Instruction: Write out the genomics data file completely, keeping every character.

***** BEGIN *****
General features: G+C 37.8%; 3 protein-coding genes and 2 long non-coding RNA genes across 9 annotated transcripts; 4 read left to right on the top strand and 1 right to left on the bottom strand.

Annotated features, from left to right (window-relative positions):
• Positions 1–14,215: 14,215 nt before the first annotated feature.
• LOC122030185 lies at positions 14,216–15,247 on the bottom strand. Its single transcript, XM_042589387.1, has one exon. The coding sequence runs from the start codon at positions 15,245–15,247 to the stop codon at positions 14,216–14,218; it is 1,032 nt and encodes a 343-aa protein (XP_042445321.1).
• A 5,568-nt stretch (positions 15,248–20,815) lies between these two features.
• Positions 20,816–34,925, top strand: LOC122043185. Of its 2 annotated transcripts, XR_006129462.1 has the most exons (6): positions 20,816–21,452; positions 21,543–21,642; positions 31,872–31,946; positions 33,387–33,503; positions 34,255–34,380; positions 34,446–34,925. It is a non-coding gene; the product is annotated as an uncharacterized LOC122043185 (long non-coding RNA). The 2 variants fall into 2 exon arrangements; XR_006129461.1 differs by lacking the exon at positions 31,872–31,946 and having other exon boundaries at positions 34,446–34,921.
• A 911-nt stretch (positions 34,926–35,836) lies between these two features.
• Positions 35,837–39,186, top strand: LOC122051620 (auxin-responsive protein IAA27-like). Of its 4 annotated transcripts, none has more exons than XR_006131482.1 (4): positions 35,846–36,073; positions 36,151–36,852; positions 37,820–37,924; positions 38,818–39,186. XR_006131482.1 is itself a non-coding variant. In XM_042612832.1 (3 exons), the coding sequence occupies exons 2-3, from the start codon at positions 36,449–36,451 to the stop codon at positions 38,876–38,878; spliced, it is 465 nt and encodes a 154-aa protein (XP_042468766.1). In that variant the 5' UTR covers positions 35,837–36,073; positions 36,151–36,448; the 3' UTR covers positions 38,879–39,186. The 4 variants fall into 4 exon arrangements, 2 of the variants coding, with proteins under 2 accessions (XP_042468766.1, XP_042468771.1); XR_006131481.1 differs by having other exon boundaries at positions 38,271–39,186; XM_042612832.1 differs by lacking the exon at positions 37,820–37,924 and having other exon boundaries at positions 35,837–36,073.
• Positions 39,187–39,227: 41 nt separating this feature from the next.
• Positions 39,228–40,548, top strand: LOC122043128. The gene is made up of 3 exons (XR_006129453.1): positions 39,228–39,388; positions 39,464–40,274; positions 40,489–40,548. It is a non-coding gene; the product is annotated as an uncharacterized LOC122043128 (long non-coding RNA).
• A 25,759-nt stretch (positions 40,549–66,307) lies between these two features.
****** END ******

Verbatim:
General features: G+C 37.8%; 3 protein-coding genes and 2 long non-coding RNA genes across 9 annotated transcripts; 4 read left to right on the top strand and 1 right to left on the bottom strand.

Annotated features, from left to right (window-relative positions):
• Positions 1–14,215: 14,215 nt before the first annotated feature.
• LOC122030185 lies at positions 14,216–15,247 on the bottom strand. Its single transcript, XM_042589387.1, has one exon. The coding sequence runs from the start codon at positions 15,245–15,247 to the stop codon at positions 14,216–14,218; it is 1,032 nt and encodes a 343-aa protein (XP_042445321.1).
• A 5,568-nt stretch (positions 15,248–20,815) lies between these two features.
• Positions 20,816–34,925, top strand: LOC122043185. Of its 2 annotated transcripts, XR_006129462.1 has the most exons (6): positions 20,816–21,452; positions 21,543–21,642; positions 31,872–31,946; positions 33,387–33,503; positions 34,255–34,380; positions 34,446–34,925. It is a non-coding gene; the product is annotated as an uncharacterized LOC122043185 (long non-coding RNA). The 2 variants fall into 2 exon arrangements; XR_006129461.1 differs by lacking the exon at positions 31,872–31,946 and having other exon boundaries at positions 34,446–34,921.
• A 911-nt stretch (positions 34,926–35,836) lies between these two features.
• Positions 35,837–39,186, top strand: LOC122051620 (auxin-responsive protein IAA27-like). Of its 4 annotated transcripts, none has more exons than XR_006131482.1 (4): positions 35,846–36,073; positions 36,151–36,852; positions 37,820–37,924; positions 38,818–39,186. XR_006131482.1 is itself a non-coding variant. In XM_042612832.1 (3 exons), the coding sequence occupies exons 2-3, from the start codon at positions 36,449–36,451 to the stop codon at positions 38,876–38,878; spliced, it is 465 nt and encodes a 154-aa protein (XP_042468766.1). In that variant the 5' UTR covers positions 35,837–36,073; positions 36,151–36,448; the 3' UTR covers positions 38,879–39,186. The 4 variants fall into 4 exon arrangements, 2 of the variants coding, with proteins under 2 accessions (XP_042468766.1, XP_042468771.1); XR_006131481.1 differs by having other exon boundaries at positions 38,271–39,186; XM_042612832.1 differs by lacking the exon at positions 37,820–37,924 and having other exon boundaries at positions 35,837–36,073.
• Positions 39,187–39,227: 41 nt separating this feature from the next.
• Positions 39,228–40,548, top strand: LOC122043128. The gene is made up of 3 exons (XR_006129453.1): positions 39,228–39,388; positions 39,464–40,274; positions 40,489–40,548. It is a non-coding gene; the product is annotated as an uncharacterized LOC122043128 (long non-coding RNA).
• A 25,759-nt stretch (positions 40,549–66,307) lies between these two features.